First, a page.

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Becky Whiten: and unfortunately, not everybody really understands what all that it can do and so

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Becky Whiten: that's why we're doing these podcasts.

00:19:08.490 --> 00:19:19.800
Kristin McDonald: Eric, in your past experience, fair to say you did the best you could and where you could, where you had gaps, you just made stuff up what with business value?

00:19:19.870 --> 00:19:32.379
Derek: Yeah, I mean, I would. I would. I don't know about making stuff up, but I think that what you what we could say is that we say what we believe at the point that we're saying it right? And so. yeah, so

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Kristin McDonald: yeah, do you think it's fair to say some people make stuff up.

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Derek: That's probably fair. There's more value. And taking the data and the details and the actuals back to sea levels to show you. Hey, this is what we were doing, and I have proof and experience in that. Taking advantage of. Here's the reality. And, by the way, we got a little bit of project overrun. And here's what we can point it back to this particular area. And therefore you have a lot more intelligent conversations about how to move things forward when it's not on the positive side.

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Kristin McDonald: and it also really helps with continual improvement. You know, if if you're expecting to get this value from this project. And you look at the actuals and you're saying, oh, we didn't actually get that value. Well, what was the problem? Did the project go over. And why did it go over? Well, maybe this one particular area was overrun. Well, we can see that, and we can make adjustments for that in the estimates next time. Or maybe it was. It was

00:20:24.240 --> 00:20:39.890
Kristin McDonald: higher risk than what you initially thought. And again, you can take those metrics. Take that information after the fact in your post-mortem and apply that to the future, so that you're making better decisions, better estimates, better judgments going forward.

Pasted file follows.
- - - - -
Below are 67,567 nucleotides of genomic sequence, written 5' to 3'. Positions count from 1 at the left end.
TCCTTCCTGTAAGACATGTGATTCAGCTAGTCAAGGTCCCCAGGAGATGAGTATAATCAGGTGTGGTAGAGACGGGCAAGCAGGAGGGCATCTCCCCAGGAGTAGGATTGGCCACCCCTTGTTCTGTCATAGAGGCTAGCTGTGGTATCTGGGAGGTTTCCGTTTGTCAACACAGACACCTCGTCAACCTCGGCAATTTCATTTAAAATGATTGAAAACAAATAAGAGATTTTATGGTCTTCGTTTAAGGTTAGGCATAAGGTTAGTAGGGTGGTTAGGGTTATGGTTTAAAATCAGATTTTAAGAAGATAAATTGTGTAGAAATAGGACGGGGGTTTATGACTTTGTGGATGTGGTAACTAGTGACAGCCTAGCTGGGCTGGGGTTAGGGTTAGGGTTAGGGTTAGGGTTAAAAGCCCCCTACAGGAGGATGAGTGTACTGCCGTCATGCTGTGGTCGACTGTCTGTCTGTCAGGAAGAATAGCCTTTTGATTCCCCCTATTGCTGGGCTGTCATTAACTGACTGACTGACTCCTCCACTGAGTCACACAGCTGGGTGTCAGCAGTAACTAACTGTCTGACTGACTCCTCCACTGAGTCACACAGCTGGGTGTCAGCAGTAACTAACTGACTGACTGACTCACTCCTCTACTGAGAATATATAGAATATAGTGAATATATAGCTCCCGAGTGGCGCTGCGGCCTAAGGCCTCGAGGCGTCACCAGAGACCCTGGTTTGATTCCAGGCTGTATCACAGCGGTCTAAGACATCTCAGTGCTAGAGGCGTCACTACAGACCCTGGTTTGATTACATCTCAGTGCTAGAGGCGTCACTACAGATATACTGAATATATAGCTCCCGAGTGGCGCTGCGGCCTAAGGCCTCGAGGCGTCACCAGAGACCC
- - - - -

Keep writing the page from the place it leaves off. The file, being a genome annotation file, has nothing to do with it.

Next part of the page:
00:20:41.000 --> 00:20:50.530
Kristin McDonald: Yeah, that that old address. Time is money, and we need to get get better all the time, and it all applies here. No doubt, Becky, how does this empower the workforce bullet number 4.

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Becky Whiten:  well, it helps to make sure that everybody is aligned. So all of the people that are working in the platform can go into there and

00:21:03.860 --> 00:21:14.340
Becky Whiten: put in their information. So it brings in whether it's different departments depending upon what the project is. Can all go in and

00:21:14.830 --> 00:21:27.229
Becky Whiten: fill in information or their information. And then you've got one spot to look at it. So it really helps everyone to come in and align onto that particular project or projects

00:21:27.280 --> 00:21:35.700
Andy Whiteside: to be able to see. Is it fair to say that if you own a project or you're managing a project, not having a tool like this would be almost impossible to do it right.

00:21:36.200 --> 00:21:51.200
Becky Whiten: I usually yes, so and I think service now is done really good at at bringing all the tools available. So not only just, you know about the project and your objectives, and all of your goals and

00:21:51.230 --> 00:22:04.179
Becky Whiten: and approvals, and the different people that will be involved in project managers and business managers and all of those types of things. But also once it goes into a project, you know.

00:22:04.560 --> 00:22:34.539
Becky Whiten: it can go into the story pieces. So then your development team is doing different things into their project. Managers are making sure that they're running and they're getting the data that is needed, and to go back to the customer, to, you know whatever department, and let them know whether it's an internal project or external project, and know how things are being ran and what's being done weekly, and where your hours were being spent and so forth. So everything is just basically there for you, which is really nice.

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Andy Whiteside: Kristen. How part of how big a part of the last project you did was this, was this for the customer.

00:22:40.450 --> 00:23:05.009
Kristin McDonald: It's incredibly important. One of the key areas for them or key pain points really is the fact that people working projects are not just working projects. These people are working requests. They're working incidents. They're working different task types across the platform. So to give them a central place where they can go and see all of their tasks, all of the things assigned to them. Work those things all in one central place

00:23:05.090 --> 00:23:33.029